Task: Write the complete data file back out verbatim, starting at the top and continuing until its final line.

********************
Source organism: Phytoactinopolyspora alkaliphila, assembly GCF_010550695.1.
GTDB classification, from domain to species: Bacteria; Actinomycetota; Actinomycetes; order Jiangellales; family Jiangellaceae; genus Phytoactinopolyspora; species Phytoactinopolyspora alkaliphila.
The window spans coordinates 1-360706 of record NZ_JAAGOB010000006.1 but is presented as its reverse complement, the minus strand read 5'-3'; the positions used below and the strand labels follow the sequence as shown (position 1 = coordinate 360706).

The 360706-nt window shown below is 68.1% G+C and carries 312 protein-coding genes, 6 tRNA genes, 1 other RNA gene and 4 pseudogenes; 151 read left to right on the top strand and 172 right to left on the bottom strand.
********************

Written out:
Source organism: Phytoactinopolyspora alkaliphila, assembly GCF_010550695.1.
GTDB classification, from domain to species: Bacteria; Actinomycetota; Actinomycetes; order Jiangellales; family Jiangellaceae; genus Phytoactinopolyspora; species Phytoactinopolyspora alkaliphila.
The window spans coordinates 1-360706 of record NZ_JAAGOB010000006.1 but is presented as its reverse complement, the minus strand read 5'-3'; the positions used below and the strand labels follow the sequence as shown (position 1 = coordinate 360706).

The 360706-nt window shown below is 68.1% G+C and carries 312 protein-coding genes, 6 tRNA genes, 1 other RNA gene and 4 pseudogenes; 151 read left to right on the top strand and 172 right to left on the bottom strand.